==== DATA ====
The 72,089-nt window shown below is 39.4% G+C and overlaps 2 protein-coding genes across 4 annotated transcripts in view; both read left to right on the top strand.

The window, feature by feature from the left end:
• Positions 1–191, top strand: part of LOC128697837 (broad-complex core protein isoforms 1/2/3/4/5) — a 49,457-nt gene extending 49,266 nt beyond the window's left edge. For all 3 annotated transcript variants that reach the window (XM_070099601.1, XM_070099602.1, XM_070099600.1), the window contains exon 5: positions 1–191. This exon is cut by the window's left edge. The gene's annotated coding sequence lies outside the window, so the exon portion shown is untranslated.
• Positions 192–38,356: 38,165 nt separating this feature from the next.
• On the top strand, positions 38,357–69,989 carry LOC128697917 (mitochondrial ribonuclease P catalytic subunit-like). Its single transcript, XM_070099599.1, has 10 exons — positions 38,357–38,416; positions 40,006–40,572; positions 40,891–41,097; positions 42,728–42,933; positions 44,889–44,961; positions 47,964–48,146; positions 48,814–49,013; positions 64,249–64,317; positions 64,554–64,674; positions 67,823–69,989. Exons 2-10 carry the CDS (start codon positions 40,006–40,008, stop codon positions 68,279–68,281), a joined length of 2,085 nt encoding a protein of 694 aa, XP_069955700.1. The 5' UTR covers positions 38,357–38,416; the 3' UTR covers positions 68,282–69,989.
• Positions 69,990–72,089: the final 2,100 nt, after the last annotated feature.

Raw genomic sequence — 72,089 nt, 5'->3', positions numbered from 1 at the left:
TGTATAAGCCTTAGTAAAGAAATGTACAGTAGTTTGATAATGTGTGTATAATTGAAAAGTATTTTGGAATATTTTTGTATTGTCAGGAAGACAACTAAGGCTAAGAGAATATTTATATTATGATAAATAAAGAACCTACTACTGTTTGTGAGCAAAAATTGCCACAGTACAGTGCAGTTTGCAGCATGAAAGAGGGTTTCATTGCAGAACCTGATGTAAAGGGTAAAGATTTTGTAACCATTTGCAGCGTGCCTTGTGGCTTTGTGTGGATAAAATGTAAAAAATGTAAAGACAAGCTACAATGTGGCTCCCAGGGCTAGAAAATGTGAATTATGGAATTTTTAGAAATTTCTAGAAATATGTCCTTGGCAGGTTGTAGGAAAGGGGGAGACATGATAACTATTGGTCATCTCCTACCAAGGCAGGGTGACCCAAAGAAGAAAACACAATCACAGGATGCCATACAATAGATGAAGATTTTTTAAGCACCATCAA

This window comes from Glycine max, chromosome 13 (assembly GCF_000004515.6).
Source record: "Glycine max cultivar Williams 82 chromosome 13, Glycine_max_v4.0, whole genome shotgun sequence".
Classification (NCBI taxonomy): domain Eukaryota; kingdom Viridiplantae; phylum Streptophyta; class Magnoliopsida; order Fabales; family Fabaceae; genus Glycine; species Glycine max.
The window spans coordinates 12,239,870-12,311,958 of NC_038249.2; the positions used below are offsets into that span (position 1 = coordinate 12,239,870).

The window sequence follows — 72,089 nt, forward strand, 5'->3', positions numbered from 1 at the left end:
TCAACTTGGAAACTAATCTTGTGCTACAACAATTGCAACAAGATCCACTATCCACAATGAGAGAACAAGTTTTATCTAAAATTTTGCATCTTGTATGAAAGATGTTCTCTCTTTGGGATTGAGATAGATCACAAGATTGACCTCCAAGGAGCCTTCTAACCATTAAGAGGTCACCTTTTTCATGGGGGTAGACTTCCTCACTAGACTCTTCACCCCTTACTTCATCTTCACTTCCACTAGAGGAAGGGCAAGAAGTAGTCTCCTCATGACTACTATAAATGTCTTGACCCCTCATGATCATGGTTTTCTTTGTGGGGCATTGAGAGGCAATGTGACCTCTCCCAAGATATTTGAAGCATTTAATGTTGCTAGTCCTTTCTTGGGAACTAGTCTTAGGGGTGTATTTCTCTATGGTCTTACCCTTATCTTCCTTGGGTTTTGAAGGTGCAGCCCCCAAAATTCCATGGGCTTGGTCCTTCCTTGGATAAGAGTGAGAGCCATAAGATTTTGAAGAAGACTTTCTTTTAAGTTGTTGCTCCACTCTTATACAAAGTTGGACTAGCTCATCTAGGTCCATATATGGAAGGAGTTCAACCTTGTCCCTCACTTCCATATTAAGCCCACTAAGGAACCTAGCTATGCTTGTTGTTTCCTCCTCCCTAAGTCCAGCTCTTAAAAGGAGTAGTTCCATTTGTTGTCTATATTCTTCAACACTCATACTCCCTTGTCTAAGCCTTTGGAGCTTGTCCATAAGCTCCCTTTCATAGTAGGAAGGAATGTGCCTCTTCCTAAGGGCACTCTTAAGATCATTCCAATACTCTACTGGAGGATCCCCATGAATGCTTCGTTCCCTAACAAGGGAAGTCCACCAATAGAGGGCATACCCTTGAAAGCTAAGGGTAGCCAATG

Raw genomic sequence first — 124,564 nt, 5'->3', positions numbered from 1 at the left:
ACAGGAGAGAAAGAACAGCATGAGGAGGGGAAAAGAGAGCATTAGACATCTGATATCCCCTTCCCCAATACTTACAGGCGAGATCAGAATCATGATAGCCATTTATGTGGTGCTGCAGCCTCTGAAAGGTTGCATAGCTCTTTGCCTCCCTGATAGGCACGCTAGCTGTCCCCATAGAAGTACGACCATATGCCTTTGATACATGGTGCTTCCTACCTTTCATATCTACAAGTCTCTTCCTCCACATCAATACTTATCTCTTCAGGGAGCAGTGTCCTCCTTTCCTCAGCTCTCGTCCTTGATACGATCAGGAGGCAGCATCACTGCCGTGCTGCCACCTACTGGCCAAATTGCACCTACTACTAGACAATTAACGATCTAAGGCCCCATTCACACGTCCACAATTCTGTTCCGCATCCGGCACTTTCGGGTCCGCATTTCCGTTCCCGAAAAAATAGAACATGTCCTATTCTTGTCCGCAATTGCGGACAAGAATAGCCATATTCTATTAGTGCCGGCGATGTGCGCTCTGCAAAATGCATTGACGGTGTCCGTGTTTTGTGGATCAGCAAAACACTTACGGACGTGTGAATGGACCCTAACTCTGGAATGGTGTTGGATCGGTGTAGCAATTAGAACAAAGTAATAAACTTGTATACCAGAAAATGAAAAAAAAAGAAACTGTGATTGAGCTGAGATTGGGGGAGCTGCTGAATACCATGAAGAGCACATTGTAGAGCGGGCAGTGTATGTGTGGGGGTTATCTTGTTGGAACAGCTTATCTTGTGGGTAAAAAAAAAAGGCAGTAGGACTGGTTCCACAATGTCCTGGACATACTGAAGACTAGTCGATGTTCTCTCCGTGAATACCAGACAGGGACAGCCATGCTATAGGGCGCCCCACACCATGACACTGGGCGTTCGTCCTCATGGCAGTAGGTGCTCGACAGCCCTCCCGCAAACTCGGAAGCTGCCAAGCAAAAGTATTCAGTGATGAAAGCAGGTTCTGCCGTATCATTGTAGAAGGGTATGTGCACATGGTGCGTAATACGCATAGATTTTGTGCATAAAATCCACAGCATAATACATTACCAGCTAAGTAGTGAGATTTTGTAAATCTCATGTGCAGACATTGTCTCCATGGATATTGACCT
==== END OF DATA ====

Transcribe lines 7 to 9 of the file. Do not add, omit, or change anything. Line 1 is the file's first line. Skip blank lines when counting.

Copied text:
Raw genomic sequence — 72,089 nt, 5'->3', positions numbered from 1 at the left:
TGTATAAGCCTTAGTAAAGAAATGTACAGTAGTTTGATAATGTGTGTATAATTGAAAAGTATTTTGGAATATTTTTGTATTGTCAGGAAGACAACTAAGGCTAAGAGAATATTTATATTATGATAAATAAAGAACCTACTACTGTTTGTGAGCAAAAATTGCCACAGTACAGTGCAGTTTGCAGCATGAAAGAGGGTTTCATTGCAGAACCTGATGTAAAGGGTAAAGATTTTGTAACCATTTGCAGCGTGCCTTGTGGCTTTGTGTGGATAAAATGTAAAAAATGTAAAGACAAGCTACAATGTGGCTCCCAGGGCTAGAAAATGTGAATTATGGAATTTTTAGAAATTTCTAGAAATATGTCCTTGGCAGGTTGTAGGAAAGGGGGAGACATGATAACTATTGGTCATCTCCTACCAAGGCAGGGTGACCCAAAGAAGAAAACACAATCACAGGATGCCATACAATAGATGAAGATTTTTTAAGCACCATCAA

This window comes from Glycine max, chromosome 13 (assembly GCF_000004515.6).